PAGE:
10. Nolan M, Mitchell JR, Doyle-Baker PK. Validity of the Apple iPhone/iPod Touch® as an accelerometer-based physical activity monitor: a proof-of-concept study. J Phys Act Health. 2014;11(4):759–69.

    Article  PubMed  Google Scholar 

  11. Reddy S, Mun M, Burke J, Estrin D, Hansen M, Srivastava M. Using mobile phones to determine transportation modes. ACM Trans Sens Netw (TOSN). 2010;6(2):13.

    Google Scholar 

  12. Garcia E, Ding H, Sarela A, Karunanithi M. Can a mobile phone be used as a pedometer in an outpatient cardiac rehabilitation program? In Complex Medical Engineering (CME), IEEE/ICME International Conference on July 2010, 2010; pp 250–253.

  13. Corusen LLC. Accupedo: intelligent pedometer. []. Accessed 30 January 2015.

  14. ProtoGeo Ov. Moves. []. Accessed 30 January 2015.

  15. Runtastic Inc. Runtastic pedometer. []. Accessed 30 January 2015.

  16. Yamax. Digi-walker: SW clear series. []. Accessed 30 January 2015.

  17. Leicht AS, Crowther RG. Influence of non-level walking on pedometer accuracy. J Sci Medi Sport. 2009;12(3):361–5.

    Article  Google Scholar 

  18. Crouter SE, Schneider PL, Karabulut M, Bassett DR. Validity of 10 electronic pedometers for measuring steps, distance, and energy cost. Med Sci Sports Exerc. 2003;35(8):1455–60.

    Article  PubMed  Google Scholar 

  19. Tudor-Locke C, Brashear MM, Johnson WD, Katzmarzyk PT. Accelerometer profiles of physical activity and inactivity in normal weight, overweight, and obese US men and women. Int J Behav Nutr Phys Act 2010;7:60.

  20. Mammen G, Gardiner S, Senthinathan A, McClemont L, Stone M, Faulkner G. Is this bit bit? measuring the quality of the fitbit step-counter. Health Fit J Can. 2012;5(4):30–9.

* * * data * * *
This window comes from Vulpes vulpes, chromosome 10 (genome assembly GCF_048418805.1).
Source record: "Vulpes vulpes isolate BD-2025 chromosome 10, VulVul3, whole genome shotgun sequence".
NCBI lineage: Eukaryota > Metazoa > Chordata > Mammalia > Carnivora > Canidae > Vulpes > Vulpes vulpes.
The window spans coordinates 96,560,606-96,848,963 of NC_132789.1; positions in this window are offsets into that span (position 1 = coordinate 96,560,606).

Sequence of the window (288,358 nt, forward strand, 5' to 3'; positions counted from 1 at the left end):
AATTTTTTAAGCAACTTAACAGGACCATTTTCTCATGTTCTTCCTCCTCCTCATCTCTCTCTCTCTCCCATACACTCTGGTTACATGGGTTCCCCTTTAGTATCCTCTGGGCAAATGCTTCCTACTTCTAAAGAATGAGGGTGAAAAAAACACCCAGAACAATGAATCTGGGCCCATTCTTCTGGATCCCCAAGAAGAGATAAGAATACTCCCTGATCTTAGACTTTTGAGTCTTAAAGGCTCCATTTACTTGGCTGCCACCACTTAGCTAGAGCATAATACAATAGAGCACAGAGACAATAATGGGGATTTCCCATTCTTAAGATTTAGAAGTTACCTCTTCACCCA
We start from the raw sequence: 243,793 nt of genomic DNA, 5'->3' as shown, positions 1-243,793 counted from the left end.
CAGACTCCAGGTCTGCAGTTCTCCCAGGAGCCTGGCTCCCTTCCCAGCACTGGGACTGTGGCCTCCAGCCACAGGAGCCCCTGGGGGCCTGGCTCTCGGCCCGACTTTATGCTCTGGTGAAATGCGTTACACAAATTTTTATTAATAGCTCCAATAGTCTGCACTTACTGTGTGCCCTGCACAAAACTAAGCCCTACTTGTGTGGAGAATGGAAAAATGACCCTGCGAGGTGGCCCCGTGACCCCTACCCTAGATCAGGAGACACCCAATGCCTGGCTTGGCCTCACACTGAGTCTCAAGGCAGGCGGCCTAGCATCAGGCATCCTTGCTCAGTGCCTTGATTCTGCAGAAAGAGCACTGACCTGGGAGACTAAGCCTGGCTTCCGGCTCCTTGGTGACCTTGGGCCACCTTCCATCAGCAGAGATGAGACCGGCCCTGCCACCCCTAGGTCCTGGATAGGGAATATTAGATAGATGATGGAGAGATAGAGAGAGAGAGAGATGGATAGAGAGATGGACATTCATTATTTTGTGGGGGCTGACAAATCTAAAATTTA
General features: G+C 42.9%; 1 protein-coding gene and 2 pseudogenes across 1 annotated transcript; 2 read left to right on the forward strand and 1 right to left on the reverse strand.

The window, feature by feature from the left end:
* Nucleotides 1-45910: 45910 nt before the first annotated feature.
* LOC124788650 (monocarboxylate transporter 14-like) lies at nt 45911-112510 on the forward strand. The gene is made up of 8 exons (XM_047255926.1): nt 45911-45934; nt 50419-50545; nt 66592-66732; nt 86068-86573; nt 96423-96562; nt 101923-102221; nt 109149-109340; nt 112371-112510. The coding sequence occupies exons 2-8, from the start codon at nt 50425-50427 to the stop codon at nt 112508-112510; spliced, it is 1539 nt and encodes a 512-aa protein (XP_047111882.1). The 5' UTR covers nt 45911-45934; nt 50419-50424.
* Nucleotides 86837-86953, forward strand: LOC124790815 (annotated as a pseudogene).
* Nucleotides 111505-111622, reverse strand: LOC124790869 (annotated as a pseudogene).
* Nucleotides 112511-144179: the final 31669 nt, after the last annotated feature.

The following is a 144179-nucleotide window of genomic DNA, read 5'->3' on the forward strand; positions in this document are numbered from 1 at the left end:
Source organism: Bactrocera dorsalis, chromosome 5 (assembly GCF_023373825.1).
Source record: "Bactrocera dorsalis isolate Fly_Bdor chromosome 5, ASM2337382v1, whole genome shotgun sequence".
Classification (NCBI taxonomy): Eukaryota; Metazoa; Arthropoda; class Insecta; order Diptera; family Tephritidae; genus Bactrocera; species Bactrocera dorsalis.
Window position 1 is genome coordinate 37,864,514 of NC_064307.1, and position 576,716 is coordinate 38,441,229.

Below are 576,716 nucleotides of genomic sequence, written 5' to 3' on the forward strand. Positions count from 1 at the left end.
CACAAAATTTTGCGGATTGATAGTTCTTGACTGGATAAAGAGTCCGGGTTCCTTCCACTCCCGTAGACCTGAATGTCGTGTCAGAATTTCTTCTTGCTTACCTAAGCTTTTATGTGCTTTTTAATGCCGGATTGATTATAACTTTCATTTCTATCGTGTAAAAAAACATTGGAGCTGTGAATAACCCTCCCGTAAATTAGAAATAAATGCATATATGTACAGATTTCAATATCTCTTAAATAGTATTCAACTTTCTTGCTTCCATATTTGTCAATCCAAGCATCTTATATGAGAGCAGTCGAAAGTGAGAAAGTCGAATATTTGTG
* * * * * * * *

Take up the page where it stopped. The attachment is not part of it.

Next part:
Google Scholar 

  21. Tudor-Locke C, Sisson SB, Lee SM, Craig CL, Plotnikoff RC, Bauman A. Evaluation of quality of commercial pedometers. Can J Publ Health. 2006;97:S10–5.

    Google Scholar 

  22. Tudor-Locke C, Ainsworth BE, Thompson RW, Matthews CE. Comparison of pedometer and accelerometer measures of free-living physical activity. Med Sci Sports Exerc. 2002;34(12):2045–61.

    Article  PubMed  Google Scholar 

  23. Moon TK. The expectation-maximization algorithm. Sig Process Mag IEEE. 1996;13(6):47–60.

    Article  Google Scholar 

  24. Schneider PL, Crouter SE, Lukajic O, Bassett DR. Accuracy and reliability of 10 pedometers for measuring steps over a 400-m walk. Med Sci Sports Exerc. 2003;35(10):1779–84.

    Article  PubMed  Google Scholar 

  25. Vogt MJ. electronic exercise monitor and method using a location determining component and a pedometer. Garmin Ltd., assignee. Patent US7057551 B1. 2006. Print.

Download references

Authors’ contributions

All authors conceived the study and its’ design. KO, HSH, JO, KAS, TMP, & AEM performed the fieldwork for the study. KO & HSH conducted the data analysis. All authors read and approved the final manuscript.


The authors would like to thank staff at the Goldring High Performance Centre at the University of Toronto for the use of their facility and equipment. Guy Faulkner is supported by the Canadian Institutes of Health Research-Public Health Agency of Canada (CIHR-PHAC) Chair in Applied Public Health program.

Competing interests

The authors that they have no competing interest.

Author information

Authors and Affiliations


Corresponding author

Correspondence to Krystn Orr.

Additional file

Rights and permissions

Open Access This article is distributed under the terms of the Creative Commons Attribution 4.0 International License (, which permits unrestricted use, distribution, and reproduction in any medium, provided you give appropriate credit to the original author(s) and the source, provide a link to the Creative Commons license, and indicate if changes were made. The Creative Commons Public Domain Dedication waiver ( applies to the data made available in this article, unless otherwise stated.

Reprints and permissions

About this article

Check for updates. Verify currency and authenticity via CrossMark

Cite this article

Orr, K., Howe, H.S., Omran, J. et al. Validity of smartphone pedometer applications. BMC Res Notes 8, 733 (2015).

Download citation

  • Received:

  • Accepted:

  • Published:

  • DOI: